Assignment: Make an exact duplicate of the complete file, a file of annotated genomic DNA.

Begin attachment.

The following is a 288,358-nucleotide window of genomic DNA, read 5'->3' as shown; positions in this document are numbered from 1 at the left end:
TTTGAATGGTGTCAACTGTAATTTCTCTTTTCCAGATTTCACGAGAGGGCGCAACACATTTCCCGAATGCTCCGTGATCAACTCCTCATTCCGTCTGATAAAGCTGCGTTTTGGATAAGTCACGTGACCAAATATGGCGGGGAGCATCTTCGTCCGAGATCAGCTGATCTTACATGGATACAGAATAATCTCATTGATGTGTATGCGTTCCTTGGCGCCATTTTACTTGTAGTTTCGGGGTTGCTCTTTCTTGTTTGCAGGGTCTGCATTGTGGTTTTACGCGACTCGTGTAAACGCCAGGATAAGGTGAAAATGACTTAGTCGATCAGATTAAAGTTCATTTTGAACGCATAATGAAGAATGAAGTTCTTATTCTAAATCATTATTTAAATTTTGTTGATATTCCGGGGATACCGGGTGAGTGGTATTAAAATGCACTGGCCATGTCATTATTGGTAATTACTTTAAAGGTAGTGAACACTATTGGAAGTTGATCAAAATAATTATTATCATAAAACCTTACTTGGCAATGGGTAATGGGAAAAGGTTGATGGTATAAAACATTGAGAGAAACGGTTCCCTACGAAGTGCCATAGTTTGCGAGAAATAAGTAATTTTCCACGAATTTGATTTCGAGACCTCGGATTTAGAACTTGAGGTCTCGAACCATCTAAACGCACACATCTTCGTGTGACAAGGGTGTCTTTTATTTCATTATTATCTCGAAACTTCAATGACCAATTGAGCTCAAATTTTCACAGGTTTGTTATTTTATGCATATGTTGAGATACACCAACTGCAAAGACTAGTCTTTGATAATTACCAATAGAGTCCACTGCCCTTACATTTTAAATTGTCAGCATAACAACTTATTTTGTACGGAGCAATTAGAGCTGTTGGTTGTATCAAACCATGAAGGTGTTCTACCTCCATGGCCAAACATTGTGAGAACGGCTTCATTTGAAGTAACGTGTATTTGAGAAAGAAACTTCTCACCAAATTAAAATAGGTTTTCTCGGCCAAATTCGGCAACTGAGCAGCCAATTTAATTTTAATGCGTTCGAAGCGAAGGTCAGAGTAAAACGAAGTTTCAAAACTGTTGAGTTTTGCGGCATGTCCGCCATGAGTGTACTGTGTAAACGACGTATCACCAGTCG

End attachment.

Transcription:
The following is a 288,358-nucleotide window of genomic DNA, read 5'->3' as shown; positions in this document are numbered from 1 at the left end:
TTTGAATGGTGTCAACTGTAATTTCTCTTTTCCAGATTTCACGAGAGGGCGCAACACATTTCCCGAATGCTCCGTGATCAACTCCTCATTCCGTCTGATAAAGCTGCGTTTTGGATAAGTCACGTGACCAAATATGGCGGGGAGCATCTTCGTCCGAGATCAGCTGATCTTACATGGATACAGAATAATCTCATTGATGTGTATGCGTTCCTTGGCGCCATTTTACTTGTAGTTTCGGGGTTGCTCTTTCTTGTTTGCAGGGTCTGCATTGTGGTTTTACGCGACTCGTGTAAACGCCAGGATAAGGTGAAAATGACTTAGTCGATCAGATTAAAGTTCATTTTGAACGCATAATGAAGAATGAAGTTCTTATTCTAAATCATTATTTAAATTTTGTTGATATTCCGGGGATACCGGGTGAGTGGTATTAAAATGCACTGGCCATGTCATTATTGGTAATTACTTTAAAGGTAGTGAACACTATTGGAAGTTGATCAAAATAATTATTATCATAAAACCTTACTTGGCAATGGGTAATGGGAAAAGGTTGATGGTATAAAACATTGAGAGAAACGGTTCCCTACGAAGTGCCATAGTTTGCGAGAAATAAGTAATTTTCCACGAATTTGATTTCGAGACCTCGGATTTAGAACTTGAGGTCTCGAACCATCTAAACGCACACATCTTCGTGTGACAAGGGTGTCTTTTATTTCATTATTATCTCGAAACTTCAATGACCAATTGAGCTCAAATTTTCACAGGTTTGTTATTTTATGCATATGTTGAGATACACCAACTGCAAAGACTAGTCTTTGATAATTACCAATAGAGTCCACTGCCCTTACATTTTAAATTGTCAGCATAACAACTTATTTTGTACGGAGCAATTAGAGCTGTTGGTTGTATCAAACCATGAAGGTGTTCTACCTCCATGGCCAAACATTGTGAGAACGGCTTCATTTGAAGTAACGTGTATTTGAGAAAGAAACTTCTCACCAAATTAAAATAGGTTTTCTCGGCCAAATTCGGCAACTGAGCAGCCAATTTAATTTTAATGCGTTCGAAGCGAAGGTCAGAGTAAAACGAAGTTTCAAAACTGTTGAGTTTTGCGGCATGTCCGCCATGAGTGTACTGTGTAAACGACGTATCACCAGTCG